The space in which one works, and the level of cohesion, efficiency and thoughtful design in its planning, is integral to the smooth day-to-day running of a commercial enterprise. The flow and subtle beauty (or lack thereof) in a shop or workspace may have a marked effect upon staff engagement and customer enthusiasm. Simply put, an attractive and easy-to-shop space helps sell products and services. When deciding how much to invest in a commercial remodeling project, it is helpful to ask two important questions: why is this remodel happening and how will the redesign pay for itself over time?
A remodel might be catalyzed by forces from within the company. If the goal of the redesign is to reinvigorate employees, increase productivity, maintain a safe working environment or beautify staff-only spaces, one should consider the amount of possible return when deciding how much to invest. For example, a fresh coat of paint or updated lighting might do wonders for a breakroom, raising energy levels and productivity without necessitating a long or money-intensive undertaking. More ambitious commercial remodeling of staff areas, such as installing a kitchenette or adding a wall of windows, might not pay for itself over time.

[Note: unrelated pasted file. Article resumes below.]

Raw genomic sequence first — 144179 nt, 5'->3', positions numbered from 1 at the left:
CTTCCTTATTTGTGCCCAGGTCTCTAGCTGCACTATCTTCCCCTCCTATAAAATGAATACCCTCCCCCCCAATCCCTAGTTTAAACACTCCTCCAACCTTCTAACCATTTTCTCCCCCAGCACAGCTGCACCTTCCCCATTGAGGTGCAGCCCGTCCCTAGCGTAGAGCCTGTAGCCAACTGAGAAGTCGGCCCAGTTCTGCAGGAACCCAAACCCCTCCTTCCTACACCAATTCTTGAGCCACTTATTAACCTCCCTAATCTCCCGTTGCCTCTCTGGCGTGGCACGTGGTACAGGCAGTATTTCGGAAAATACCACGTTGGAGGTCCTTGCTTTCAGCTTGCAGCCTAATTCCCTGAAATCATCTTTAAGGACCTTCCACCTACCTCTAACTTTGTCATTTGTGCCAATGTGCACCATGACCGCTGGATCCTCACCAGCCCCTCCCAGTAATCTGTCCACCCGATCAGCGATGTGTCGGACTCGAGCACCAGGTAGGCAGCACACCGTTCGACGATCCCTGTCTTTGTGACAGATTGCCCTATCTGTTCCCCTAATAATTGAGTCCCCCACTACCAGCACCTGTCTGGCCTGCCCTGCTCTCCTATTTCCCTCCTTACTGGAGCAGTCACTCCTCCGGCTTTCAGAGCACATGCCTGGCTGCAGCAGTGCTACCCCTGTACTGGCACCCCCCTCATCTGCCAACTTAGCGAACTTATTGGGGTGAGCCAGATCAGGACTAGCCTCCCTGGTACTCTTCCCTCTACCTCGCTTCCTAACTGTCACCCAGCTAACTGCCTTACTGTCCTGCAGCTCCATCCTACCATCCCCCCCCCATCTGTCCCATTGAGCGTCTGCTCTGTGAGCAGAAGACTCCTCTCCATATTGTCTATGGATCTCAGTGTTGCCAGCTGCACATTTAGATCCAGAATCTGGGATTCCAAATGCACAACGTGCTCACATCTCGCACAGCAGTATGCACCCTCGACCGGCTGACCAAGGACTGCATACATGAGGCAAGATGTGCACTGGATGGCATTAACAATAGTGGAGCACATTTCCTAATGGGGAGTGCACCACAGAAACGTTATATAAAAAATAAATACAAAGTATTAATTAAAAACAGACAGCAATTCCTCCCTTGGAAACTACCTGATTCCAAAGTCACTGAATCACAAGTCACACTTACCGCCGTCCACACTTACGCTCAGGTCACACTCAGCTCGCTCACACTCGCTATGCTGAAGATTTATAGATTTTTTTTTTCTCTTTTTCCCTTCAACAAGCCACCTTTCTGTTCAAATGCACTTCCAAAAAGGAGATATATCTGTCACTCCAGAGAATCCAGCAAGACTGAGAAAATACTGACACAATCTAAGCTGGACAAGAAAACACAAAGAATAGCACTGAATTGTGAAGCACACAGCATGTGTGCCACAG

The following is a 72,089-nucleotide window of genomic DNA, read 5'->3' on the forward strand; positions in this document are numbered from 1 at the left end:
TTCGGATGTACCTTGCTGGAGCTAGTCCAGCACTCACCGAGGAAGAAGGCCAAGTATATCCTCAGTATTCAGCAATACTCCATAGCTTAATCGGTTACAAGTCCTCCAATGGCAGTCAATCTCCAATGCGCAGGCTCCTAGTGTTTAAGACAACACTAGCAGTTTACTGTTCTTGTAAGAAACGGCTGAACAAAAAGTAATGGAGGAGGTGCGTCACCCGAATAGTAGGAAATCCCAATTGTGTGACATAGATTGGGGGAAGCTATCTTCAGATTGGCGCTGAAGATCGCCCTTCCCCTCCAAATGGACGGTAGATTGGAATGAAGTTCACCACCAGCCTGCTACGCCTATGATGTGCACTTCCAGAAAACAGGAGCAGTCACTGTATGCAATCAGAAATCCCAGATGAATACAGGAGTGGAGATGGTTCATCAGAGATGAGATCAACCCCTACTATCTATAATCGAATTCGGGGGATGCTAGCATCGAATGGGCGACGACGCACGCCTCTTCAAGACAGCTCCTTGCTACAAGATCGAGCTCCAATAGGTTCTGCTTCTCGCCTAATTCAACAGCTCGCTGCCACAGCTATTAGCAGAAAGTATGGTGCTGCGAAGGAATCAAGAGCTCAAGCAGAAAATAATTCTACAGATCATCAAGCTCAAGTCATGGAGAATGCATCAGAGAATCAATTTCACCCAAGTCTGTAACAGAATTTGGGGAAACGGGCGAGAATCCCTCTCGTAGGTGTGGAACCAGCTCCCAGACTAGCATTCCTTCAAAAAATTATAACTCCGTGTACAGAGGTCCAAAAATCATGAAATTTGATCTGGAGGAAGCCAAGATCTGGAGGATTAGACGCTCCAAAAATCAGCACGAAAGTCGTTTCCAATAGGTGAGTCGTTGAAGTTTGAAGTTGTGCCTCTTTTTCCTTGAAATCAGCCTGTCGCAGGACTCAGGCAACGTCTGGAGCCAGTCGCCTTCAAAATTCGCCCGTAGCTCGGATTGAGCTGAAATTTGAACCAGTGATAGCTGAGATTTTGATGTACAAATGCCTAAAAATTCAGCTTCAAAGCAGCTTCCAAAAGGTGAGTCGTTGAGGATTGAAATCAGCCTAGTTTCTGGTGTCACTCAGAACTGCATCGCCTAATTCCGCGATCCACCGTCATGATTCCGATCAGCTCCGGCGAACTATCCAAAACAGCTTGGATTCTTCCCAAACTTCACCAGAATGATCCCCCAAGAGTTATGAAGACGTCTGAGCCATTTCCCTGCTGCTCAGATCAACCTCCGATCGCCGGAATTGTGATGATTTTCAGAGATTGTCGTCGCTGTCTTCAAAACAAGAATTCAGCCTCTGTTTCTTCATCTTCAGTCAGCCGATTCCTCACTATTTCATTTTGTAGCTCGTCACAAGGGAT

On the other hand, some remodeling jobs, such as modernizing one’s storefront or installing flattering lighting in a customer space, are catalyzed by forces outside the company (generally, these are customers). If the goal of one’s revamp is to increase sells, ramp up excitement for a new product line or appeal to a new market, large-scale redesigns, as long as they are well-planned, have the potential to give a large return on investment. If successful, even very large remodeling jobs can eventually pay for itself.
Commercial remodeling can seem like a daunting task. Hiring a contractor who has solid credentials with the Better Business Bureau and a verifiable record of safe construction is a good start, but understanding why the remodel is happening and how much money can prudently be spent upon it is just as important. A small amount of planning and analysis can make a large difference in the results of a remodeling project.